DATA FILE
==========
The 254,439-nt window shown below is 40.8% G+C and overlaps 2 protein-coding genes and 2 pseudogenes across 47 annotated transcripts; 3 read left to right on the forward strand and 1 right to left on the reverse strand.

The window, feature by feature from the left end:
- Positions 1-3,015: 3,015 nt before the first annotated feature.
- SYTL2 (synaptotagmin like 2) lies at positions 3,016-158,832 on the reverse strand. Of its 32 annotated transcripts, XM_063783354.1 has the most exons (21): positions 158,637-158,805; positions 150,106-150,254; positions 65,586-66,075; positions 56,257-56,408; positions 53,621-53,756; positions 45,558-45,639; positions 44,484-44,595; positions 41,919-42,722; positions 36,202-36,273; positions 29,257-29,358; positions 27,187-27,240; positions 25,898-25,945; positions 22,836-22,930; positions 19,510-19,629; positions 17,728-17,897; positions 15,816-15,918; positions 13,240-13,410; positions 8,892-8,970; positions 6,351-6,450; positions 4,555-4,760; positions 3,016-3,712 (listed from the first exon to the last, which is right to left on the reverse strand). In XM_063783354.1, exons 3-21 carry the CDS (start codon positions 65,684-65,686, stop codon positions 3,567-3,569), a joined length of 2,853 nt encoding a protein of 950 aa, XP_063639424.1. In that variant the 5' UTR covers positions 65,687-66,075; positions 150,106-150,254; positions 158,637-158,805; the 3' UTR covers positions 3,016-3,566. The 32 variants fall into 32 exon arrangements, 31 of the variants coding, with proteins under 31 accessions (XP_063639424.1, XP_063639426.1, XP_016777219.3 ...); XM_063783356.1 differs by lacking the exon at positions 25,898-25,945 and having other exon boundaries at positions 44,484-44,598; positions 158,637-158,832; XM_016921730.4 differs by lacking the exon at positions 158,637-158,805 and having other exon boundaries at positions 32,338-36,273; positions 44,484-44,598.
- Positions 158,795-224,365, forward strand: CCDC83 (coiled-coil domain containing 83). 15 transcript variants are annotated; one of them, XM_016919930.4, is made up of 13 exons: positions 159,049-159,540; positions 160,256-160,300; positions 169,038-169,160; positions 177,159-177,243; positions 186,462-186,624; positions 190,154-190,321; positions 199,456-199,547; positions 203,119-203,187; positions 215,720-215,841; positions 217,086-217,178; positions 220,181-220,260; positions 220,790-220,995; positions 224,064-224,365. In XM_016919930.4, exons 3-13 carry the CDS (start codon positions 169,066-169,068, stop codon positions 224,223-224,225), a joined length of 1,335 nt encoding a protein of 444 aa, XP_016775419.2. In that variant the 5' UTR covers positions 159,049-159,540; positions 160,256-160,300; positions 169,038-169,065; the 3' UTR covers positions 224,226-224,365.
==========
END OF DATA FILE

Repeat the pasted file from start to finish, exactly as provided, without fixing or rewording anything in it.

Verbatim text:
The 254,439-nt window shown below is 40.8% G+C and overlaps 2 protein-coding genes and 2 pseudogenes across 47 annotated transcripts; 3 read left to right on the forward strand and 1 right to left on the reverse strand.

The window, feature by feature from the left end:
- Positions 1-3,015: 3,015 nt before the first annotated feature.
- SYTL2 (synaptotagmin like 2) lies at positions 3,016-158,832 on the reverse strand. Of its 32 annotated transcripts, XM_063783354.1 has the most exons (21): positions 158,637-158,805; positions 150,106-150,254; positions 65,586-66,075; positions 56,257-56,408; positions 53,621-53,756; positions 45,558-45,639; positions 44,484-44,595; positions 41,919-42,722; positions 36,202-36,273; positions 29,257-29,358; positions 27,187-27,240; positions 25,898-25,945; positions 22,836-22,930; positions 19,510-19,629; positions 17,728-17,897; positions 15,816-15,918; positions 13,240-13,410; positions 8,892-8,970; positions 6,351-6,450; positions 4,555-4,760; positions 3,016-3,712 (listed from the first exon to the last, which is right to left on the reverse strand). In XM_063783354.1, exons 3-21 carry the CDS (start codon positions 65,684-65,686, stop codon positions 3,567-3,569), a joined length of 2,853 nt encoding a protein of 950 aa, XP_063639424.1. In that variant the 5' UTR covers positions 65,687-66,075; positions 150,106-150,254; positions 158,637-158,805; the 3' UTR covers positions 3,016-3,566. The 32 variants fall into 32 exon arrangements, 31 of the variants coding, with proteins under 31 accessions (XP_063639424.1, XP_063639426.1, XP_016777219.3 ...); XM_063783356.1 differs by lacking the exon at positions 25,898-25,945 and having other exon boundaries at positions 44,484-44,598; positions 158,637-158,832; XM_016921730.4 differs by lacking the exon at positions 158,637-158,805 and having other exon boundaries at positions 32,338-36,273; positions 44,484-44,598.
- Positions 158,795-224,365, forward strand: CCDC83 (coiled-coil domain containing 83). 15 transcript variants are annotated; one of them, XM_016919930.4, is made up of 13 exons: positions 159,049-159,540; positions 160,256-160,300; positions 169,038-169,160; positions 177,159-177,243; positions 186,462-186,624; positions 190,154-190,321; positions 199,456-199,547; positions 203,119-203,187; positions 215,720-215,841; positions 217,086-217,178; positions 220,181-220,260; positions 220,790-220,995; positions 224,064-224,365. In XM_016919930.4, exons 3-13 carry the CDS (start codon positions 169,066-169,068, stop codon positions 224,223-224,225), a joined length of 1,335 nt encoding a protein of 444 aa, XP_016775419.2. In that variant the 5' UTR covers positions 159,049-159,540; positions 160,256-160,300; positions 169,038-169,065; the 3' UTR covers positions 224,226-224,365.